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My Ubuntu allows the use of l as a command to print out the current directory much like ls except that it is actually better in that it specifies which are folders, files, and executables.

Is this an existing command or did I configure my system (like la for ls -a and ll for ls -l) and forget about it? (it's not in my .bashrc)

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I can't connect to my linux machine right now, but I think type or which will tell you if it's an alias, and what it's an alias for. – Rob Feb 24 '14 at 18:11

My .bashrc has the following alias, included by default in Debian-based distributions (and probably others):

alias l='ls -CF'
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oh shoot you're right, it was in my .bashrc and I missed it. Thanks! – funk-shun Apr 19 '11 at 5:41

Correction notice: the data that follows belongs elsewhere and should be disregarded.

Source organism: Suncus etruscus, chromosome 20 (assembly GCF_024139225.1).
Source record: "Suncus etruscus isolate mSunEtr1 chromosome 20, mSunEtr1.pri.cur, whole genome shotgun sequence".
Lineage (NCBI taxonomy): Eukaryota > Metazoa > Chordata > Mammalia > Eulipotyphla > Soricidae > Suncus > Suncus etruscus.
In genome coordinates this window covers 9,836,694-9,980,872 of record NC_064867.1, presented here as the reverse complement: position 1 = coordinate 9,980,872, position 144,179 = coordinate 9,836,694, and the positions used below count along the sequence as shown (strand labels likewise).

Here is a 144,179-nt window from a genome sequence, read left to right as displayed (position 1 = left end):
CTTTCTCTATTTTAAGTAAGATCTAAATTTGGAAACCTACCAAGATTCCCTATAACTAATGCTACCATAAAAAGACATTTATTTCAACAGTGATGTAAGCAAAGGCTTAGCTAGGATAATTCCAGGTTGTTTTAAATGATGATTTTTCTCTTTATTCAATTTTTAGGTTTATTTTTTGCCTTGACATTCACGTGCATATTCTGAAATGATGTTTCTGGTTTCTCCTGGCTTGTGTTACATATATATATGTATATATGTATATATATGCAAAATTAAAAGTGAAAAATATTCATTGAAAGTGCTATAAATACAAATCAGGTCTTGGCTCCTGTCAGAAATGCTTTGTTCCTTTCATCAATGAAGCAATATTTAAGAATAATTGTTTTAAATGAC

Typically these are shortcuts that are implemented as aliases. Type alias at your prompt and you'll see a list of all of your aliases. If you don't have it explicitly defined in your .bashrc, it maybe in a system-wide bashrc in /etc/

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i actually couldn't find a .bashrc in /etc/ - it was actually in /root/ – funk-shun Apr 19 '11 at 5:42
It most likely won't be called .bashrc in etc, but the name is system dependent. For example on my machine I have /etc/bash.bashrc for my system-wide settings. – heavyd Apr 19 '11 at 11:18
oh yeah, bash.bashrc on mine (ubuntu 10.10) too - good call – funk-shun Apr 21 '11 at 6:51

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